1 piece. Tooth of Saber-toothed tiger. Real. Size: 7″. Age – 300,000 years. Found in Central Europe (Schöningen). Shipping is free worldwide. $900$550.  – email for invoice: manager_teeth@aol.com
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Killer whale tooth prices
1 piece. Orca tooth. Size: 5 1/8″. Age – 60 years. Found in the United States, Hawaii. Shipping is free worldwide. $190$99 email for invoice: manager_teeth@aol.com

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Killer whale teeth for sale
1 piece. Orca tooth. Size: 5 1/8″. Age – 60 years. Found in the United States, Hawaii. Shipping is free worldwide. $190$99 email for invoice: manager_teeth@aol.com
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1 piece. Megalodon Tooth. Real. Size 7 1/2. Age – 20 million years. Found USA, Florida. Shipping is free worldwide. $220$170 – email for invoice: manager_teeth@aol.com
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1 piece. Megalodon Tooth. Real. Size: 6 3/4″. Age – 20 million years.Found in South Carolina. Shipping is free worldwide. $220$120 – email for invoice: manager_teeth@aol.com
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Megalodon tooth
1 piece. Megalodon tooth. Real. Size: 6 1/2″. Age – 20 million years. Found USA, Florida. Shipping is free worldwide. $190$85 email for invoice: manager_teeth@aol.com
1 piece. Orca tooth. Size: 5 1/8″. Age – 60 years. Found in the United States, Hawaii. Shipping is free worldwide. $190$99 email for invoice: manager_teeth@aol.com
1 piece. Megalodon tooth. Real. Size: 5 3/8″. Age – 20 million years. Found on the coast of North Carolina (USA). Shipping is free worldwide. $190$95 email for invoice: manager_teeth@aol.com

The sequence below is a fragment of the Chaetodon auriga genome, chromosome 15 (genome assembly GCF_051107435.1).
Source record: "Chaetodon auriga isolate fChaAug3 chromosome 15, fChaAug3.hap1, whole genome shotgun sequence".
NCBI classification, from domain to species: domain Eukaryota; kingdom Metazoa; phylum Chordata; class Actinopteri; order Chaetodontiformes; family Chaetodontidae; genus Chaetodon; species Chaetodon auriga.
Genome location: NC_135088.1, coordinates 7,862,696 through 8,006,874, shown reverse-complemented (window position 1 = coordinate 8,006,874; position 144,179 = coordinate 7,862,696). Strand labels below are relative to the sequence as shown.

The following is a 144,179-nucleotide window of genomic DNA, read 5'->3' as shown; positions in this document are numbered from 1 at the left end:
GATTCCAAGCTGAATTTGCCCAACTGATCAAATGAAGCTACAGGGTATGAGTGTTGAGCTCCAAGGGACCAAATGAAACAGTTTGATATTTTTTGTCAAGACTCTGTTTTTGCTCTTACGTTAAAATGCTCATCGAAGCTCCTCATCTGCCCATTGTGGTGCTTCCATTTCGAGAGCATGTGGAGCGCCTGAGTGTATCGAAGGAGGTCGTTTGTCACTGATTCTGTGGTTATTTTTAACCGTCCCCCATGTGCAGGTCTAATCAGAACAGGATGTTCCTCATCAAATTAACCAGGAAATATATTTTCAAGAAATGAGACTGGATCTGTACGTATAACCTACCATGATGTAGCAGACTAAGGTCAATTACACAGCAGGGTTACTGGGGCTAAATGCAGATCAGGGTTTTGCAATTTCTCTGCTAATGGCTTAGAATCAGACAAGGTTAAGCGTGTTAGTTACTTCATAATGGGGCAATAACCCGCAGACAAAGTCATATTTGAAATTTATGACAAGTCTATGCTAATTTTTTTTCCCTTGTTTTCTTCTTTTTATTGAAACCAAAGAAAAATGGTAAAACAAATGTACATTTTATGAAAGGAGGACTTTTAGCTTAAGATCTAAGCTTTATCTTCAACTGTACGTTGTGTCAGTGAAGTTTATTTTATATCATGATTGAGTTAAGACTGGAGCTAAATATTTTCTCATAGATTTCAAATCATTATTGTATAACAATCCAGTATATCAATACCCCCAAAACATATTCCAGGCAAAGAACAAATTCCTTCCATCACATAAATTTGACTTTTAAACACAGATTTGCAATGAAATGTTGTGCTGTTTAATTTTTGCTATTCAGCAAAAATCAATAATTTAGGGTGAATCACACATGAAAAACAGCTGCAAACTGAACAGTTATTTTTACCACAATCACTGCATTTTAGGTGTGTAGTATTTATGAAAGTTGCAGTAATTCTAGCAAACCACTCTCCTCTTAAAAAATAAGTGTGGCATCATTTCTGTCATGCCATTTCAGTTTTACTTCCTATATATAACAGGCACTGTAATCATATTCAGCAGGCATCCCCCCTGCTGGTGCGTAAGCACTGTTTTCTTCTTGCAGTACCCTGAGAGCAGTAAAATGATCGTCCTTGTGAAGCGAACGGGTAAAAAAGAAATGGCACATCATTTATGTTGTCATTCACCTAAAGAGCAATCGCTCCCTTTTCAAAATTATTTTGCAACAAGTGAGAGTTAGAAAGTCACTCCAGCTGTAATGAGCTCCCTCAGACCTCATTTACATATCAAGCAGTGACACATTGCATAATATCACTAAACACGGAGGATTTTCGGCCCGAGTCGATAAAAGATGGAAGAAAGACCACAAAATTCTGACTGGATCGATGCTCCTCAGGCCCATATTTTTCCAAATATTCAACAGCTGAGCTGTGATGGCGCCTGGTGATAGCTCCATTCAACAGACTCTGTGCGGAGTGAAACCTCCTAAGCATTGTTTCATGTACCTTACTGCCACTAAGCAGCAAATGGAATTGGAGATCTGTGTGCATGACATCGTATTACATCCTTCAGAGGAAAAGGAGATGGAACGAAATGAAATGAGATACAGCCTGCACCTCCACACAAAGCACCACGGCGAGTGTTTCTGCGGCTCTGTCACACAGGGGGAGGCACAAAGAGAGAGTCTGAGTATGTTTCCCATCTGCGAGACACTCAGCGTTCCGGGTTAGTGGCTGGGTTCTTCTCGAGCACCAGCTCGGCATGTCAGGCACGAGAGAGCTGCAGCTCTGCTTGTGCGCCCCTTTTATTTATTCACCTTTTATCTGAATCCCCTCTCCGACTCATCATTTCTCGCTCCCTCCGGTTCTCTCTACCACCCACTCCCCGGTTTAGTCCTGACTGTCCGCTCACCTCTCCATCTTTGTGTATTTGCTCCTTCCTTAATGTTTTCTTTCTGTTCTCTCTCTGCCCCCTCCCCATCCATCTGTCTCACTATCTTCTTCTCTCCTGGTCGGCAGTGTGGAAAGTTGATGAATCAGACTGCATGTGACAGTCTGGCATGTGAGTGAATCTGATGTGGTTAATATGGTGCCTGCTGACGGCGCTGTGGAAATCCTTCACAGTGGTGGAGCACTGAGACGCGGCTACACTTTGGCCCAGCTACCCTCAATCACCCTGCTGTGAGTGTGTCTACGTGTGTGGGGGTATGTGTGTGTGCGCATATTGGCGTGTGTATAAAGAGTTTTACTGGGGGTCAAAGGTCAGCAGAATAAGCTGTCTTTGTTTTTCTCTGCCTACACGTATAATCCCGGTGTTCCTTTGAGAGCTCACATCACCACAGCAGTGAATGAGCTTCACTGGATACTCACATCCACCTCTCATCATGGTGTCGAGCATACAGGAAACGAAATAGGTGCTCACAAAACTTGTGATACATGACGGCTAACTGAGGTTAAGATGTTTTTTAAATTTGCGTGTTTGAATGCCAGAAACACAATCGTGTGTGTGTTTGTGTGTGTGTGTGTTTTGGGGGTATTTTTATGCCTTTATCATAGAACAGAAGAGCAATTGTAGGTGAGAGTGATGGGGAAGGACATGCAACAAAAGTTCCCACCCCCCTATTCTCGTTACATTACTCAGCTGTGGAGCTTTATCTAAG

How many years ago did the megalodon live

Megalodon died out, probably on the border of the Pliocene and Pleistocene, about 2.6 million years ago, although there are a number of reports of Pleistocene finds. Sometimes called the figure 1.6 million years ago. For teeth raised from the ocean floor, some researchers, based on the growth rate of the crust of deposits, received an age of tens of thousands and even hundreds of years, but this method of determining age is unreliable: the crust can grow at different rates even in different areas of the same tooth, and may stop growth for unclear reasons.

Are orca teeth sharp?

The teeth of the killer whale are quite large and have a cone-shaped shape with a slight bend. Sharp or not? On the one hand, the teeth of the killer whale can be called sharp, especially in the front of the jaw. They have a pointed shape, but this was not sewn. Since the thickness of the teeth is thick. And when the teeth wear and wash, they become more blunt and not sharp. So the answer is whether the teeth of the killer whale are sharp or not sharp will not be unambiguous. But we can say for sure that initially the teeth of the killer whale have a pointed shape, which means they are sharp.

Ancient marine predators turned out to be similar to killer whales

fossils old orca

Ancient predatory reptiles that lived in the oceans during the dinosaurs were similar to modern killer whales – paleontologists made this conclusion by studying fossils 85 million years old.